Questioned about Western Sahara, a Moroccan representative has spoken out on the fisheries deal, Geneva talks, and allegations of political repression.
Rabat – Mohamed Cheikh Biadillah, co-president of the EU-Morocco Friendship Group, has reiterated Morocco’s position that it cannot sign an agreement with the EU if it excludes the Sahara provinces.
When asked about the EU Court of Justice’s ruling that the EU-Morocco agreement does not apply to the waters off Western Sahara, Biadillah said: “For us, they are Moroccan waters.”
He then repeated Morocco’s position on the fisheries deal, saying Morocco “cannot sign an agreement that excludes the Sahrawi provinces. It is impossible.”
Biadillah also discussed Morocco’s expectations for the UN talks on Western Sahara, which will be held December 5-6.
The president of the group said that Morocco is putting “a lot of hope in this December meeting, mainly because Algeria will participate as an actor.”
He added that Morocco is going to the meeting with “transparency, respect and responsibility.” He said Algeria needs to come to meeting with “the same political will, in order to find a solution that preserves the interests of the whole world, and for us the Moroccan territorial integrity with its Sahara, obviously.”
The parties and neighboring countries to the conflict were invited to the talk by UNSG Personal Envoy for Western Sahara Horst Kohler. The UN Security Council supported Kohler’s decision to convene Morocco, Algeria, Mauritania, and Polisario around a table for discussion that might lead to future negotiations on the conflict.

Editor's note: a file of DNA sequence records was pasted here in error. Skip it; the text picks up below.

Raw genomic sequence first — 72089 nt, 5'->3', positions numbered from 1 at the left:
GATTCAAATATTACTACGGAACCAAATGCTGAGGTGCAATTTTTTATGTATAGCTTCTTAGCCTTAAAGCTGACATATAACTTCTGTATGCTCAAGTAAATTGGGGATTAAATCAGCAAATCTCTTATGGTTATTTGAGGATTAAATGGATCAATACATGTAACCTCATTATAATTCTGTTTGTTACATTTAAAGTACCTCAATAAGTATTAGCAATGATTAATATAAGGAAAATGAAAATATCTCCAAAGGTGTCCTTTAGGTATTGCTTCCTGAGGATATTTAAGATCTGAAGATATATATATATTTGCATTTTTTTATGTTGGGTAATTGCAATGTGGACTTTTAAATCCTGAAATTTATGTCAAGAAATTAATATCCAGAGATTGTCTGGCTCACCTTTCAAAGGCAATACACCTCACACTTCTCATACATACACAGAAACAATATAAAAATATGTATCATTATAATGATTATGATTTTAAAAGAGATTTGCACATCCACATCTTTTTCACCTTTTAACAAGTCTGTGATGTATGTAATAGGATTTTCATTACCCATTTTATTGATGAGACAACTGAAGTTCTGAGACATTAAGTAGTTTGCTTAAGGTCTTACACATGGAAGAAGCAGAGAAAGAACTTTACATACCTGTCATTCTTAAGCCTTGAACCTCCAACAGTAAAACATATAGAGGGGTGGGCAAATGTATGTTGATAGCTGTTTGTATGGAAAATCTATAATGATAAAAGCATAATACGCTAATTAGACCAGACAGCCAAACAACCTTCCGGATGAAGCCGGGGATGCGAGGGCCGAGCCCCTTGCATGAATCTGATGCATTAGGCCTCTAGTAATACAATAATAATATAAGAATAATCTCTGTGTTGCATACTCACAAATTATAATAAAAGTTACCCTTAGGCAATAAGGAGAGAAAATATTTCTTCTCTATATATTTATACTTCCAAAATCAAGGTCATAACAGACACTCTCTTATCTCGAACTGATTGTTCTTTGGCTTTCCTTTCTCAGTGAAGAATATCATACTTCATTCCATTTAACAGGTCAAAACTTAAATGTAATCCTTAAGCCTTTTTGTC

Through Resolution 2440, the Security Council also called on all four parties to “work constructively” with Kohler to ensure the success of the UN-led political process.
When the interviewer asked about Morocco’s position on a referendum in Western Sahara, Biadillah said, “They always ask me about the referendum, but the [Sahrawi] electorate has not been able to be defined by the United Nations.”
He also recalled the position of former Dutch UNSG Personal Envoy for Western Sahara Peter Van Walsum, who told the Security Council in 2008 that “independence” for Western Sahara was “unrealistic.”
Biadillah said that the Sahrawi population in the Tindouf camps in Algeria “has never been registered by the United Nations High Commissioner for Refugees and they do not have a refugee card.” He added that the Sahrawis in the Tindouf camps “have never been asked if they wanted to return.”
Biadillah said that Sahrawi people in the Tindouf represent only 20 percent of the population, while those who are in Morocco’s southern provinces represent 80 percent.
He also denied repression of Sahrawis in southern provinces, saying allegations are false and people who “visited the region know it very well.”